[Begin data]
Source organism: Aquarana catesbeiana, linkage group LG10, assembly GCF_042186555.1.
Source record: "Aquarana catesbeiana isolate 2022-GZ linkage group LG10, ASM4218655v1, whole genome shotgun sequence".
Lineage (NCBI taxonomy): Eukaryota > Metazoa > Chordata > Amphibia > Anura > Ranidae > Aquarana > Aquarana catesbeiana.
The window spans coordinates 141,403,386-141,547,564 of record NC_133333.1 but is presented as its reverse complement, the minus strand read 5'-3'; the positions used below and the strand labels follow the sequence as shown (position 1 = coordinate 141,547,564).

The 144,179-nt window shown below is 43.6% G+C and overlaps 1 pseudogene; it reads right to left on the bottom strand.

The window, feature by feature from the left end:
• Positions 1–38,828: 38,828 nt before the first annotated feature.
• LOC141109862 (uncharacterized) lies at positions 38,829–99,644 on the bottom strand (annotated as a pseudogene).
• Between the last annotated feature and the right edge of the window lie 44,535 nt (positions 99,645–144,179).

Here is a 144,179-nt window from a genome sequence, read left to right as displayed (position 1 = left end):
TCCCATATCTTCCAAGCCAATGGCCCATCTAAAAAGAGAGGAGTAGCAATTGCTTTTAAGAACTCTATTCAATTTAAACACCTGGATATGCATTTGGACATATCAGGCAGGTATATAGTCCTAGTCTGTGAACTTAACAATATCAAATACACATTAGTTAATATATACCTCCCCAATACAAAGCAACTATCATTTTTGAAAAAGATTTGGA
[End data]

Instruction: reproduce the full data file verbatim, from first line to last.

Source organism: Aquarana catesbeiana, linkage group LG10, assembly GCF_042186555.1.
Source record: "Aquarana catesbeiana isolate 2022-GZ linkage group LG10, ASM4218655v1, whole genome shotgun sequence".
Lineage (NCBI taxonomy): Eukaryota > Metazoa > Chordata > Amphibia > Anura > Ranidae > Aquarana > Aquarana catesbeiana.
The window spans coordinates 141,403,386-141,547,564 of record NC_133333.1 but is presented as its reverse complement, the minus strand read 5'-3'; the positions used below and the strand labels follow the sequence as shown (position 1 = coordinate 141,547,564).

The 144,179-nt window shown below is 43.6% G+C and overlaps 1 pseudogene; it reads right to left on the bottom strand.

The window, feature by feature from the left end:
• Positions 1–38,828: 38,828 nt before the first annotated feature.
• LOC141109862 (uncharacterized) lies at positions 38,829–99,644 on the bottom strand (annotated as a pseudogene).
• Between the last annotated feature and the right edge of the window lie 44,535 nt (positions 99,645–144,179).

Here is a 144,179-nt window from a genome sequence, read left to right as displayed (position 1 = left end):
TCCCATATCTTCCAAGCCAATGGCCCATCTAAAAAGAGAGGAGTAGCAATTGCTTTTAAGAACTCTATTCAATTTAAACACCTGGATATGCATTTGGACATATCAGGCAGGTATATAGTCCTAGTCTGTGAACTTAACAATATCAAATACACATTAGTTAATATATACCTCCCCAATACAAAGCAACTATCATTTTTGAAAAAGATTTGGA